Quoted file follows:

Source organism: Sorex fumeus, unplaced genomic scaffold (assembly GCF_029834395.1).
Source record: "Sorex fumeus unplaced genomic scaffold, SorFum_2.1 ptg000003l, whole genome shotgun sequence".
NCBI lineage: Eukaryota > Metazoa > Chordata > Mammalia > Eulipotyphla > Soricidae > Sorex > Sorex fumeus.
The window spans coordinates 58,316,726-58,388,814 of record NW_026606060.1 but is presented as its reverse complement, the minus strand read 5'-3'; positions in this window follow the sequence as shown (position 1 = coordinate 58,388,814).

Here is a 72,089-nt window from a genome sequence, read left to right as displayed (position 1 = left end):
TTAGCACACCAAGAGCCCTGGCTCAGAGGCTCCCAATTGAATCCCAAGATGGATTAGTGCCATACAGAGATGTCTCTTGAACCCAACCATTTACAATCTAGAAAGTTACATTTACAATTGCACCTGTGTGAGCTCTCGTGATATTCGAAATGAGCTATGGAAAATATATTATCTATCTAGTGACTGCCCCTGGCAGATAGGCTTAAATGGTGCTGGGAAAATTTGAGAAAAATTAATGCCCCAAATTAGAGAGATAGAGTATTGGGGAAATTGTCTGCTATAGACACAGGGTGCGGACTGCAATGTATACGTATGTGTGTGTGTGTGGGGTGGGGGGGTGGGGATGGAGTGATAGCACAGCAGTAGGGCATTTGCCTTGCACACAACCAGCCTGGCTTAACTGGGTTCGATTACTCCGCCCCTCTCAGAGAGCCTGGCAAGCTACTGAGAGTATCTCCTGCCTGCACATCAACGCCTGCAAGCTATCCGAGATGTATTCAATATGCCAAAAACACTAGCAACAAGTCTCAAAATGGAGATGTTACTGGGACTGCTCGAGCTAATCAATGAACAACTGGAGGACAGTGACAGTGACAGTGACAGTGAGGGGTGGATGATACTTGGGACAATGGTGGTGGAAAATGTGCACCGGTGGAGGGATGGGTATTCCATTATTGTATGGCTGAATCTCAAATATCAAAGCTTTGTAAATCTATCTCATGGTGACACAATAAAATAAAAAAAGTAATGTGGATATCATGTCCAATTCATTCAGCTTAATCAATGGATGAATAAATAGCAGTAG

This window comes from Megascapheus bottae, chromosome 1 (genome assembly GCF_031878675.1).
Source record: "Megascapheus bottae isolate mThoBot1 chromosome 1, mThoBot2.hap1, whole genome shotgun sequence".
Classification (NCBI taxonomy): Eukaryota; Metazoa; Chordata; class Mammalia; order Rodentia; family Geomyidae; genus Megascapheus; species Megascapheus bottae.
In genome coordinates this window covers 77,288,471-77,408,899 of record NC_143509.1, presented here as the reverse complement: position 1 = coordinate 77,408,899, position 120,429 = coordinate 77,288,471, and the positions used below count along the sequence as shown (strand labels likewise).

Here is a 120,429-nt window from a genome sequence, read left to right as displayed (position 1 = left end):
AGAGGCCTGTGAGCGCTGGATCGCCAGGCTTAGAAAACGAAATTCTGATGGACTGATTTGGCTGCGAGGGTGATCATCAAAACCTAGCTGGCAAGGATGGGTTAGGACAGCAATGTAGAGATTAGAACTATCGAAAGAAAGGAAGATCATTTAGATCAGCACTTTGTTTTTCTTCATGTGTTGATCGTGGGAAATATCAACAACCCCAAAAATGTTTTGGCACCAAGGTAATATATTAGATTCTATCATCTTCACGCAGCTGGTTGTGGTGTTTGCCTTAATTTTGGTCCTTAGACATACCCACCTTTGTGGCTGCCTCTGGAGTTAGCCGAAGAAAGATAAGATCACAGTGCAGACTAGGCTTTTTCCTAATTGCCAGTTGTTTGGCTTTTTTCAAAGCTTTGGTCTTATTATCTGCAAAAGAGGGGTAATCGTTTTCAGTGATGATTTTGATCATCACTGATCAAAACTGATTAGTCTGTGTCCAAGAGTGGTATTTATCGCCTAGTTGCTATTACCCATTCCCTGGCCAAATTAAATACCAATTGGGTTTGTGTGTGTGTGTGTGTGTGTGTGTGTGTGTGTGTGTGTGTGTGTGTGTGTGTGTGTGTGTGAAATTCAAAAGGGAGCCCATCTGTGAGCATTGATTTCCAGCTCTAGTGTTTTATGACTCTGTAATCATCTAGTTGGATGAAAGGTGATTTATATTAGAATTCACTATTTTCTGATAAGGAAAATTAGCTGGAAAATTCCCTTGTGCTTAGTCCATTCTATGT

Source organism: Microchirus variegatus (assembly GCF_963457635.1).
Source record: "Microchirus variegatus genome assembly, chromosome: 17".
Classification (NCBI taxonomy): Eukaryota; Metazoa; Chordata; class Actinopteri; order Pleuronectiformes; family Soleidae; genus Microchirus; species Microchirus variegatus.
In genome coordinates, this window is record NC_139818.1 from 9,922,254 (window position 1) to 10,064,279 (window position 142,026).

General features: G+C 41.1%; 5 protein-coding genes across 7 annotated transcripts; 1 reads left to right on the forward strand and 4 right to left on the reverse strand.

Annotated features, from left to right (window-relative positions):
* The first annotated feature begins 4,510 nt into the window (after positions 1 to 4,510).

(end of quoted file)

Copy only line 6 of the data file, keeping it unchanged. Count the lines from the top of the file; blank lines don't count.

TTAGCACACCAAGAGCCCTGGCTCAGAGGCTCCCAATTGAATCCCAAGATGGATTAGTGCCATACAGAGATGTCTCTTGAACCCAACCATTTACAATCTAGAAAGTTACATTTACAATTGCACCTGTGTGAGCTCTCGTGATATTCGAAATGAGCTATGGAAAATATATTATCTATCTAGTGACTGCCCCTGGCAGATAGGCTTAAATGGTGCTGGGAAAATTTGAGAAAAATTAATGCCCCAAATTAGAGAGATAGAGTATTGGGGAAATTGTCTGCTATAGACACAGGGTGCGGACTGCAATGTATACGTATGTGTGTGTGTGTGGGGTGGGGGGGTGGGGATGGAGTGATAGCACAGCAGTAGGGCATTTGCCTTGCACACAACCAGCCTGGCTTAACTGGGTTCGATTACTCCGCCCCTCTCAGAGAGCCTGGCAAGCTACTGAGAGTATCTCCTGCCTGCACATCAACGCCTGCAAGCTATCCGAGATGTATTCAATATGCCAAAAACACTAGCAACAAGTCTCAAAATGGAGATGTTACTGGGACTGCTCGAGCTAATCAATGAACAACTGGAGGACAGTGACAGTGACAGTGACAGTGAGGGGTGGATGATACTTGGGACAATGGTGGTGGAAAATGTGCACCGGTGGAGGGATGGGTATTCCATTATTGTATGGCTGAATCTCAAATATCAAAGCTTTGTAAATCTATCTCATGGTGACACAATAAAATAAAAAAAGTAATGTGGATATCATGTCCAATTCATTCAGCTTAATCAATGGATGAATAAATAGCAGTAG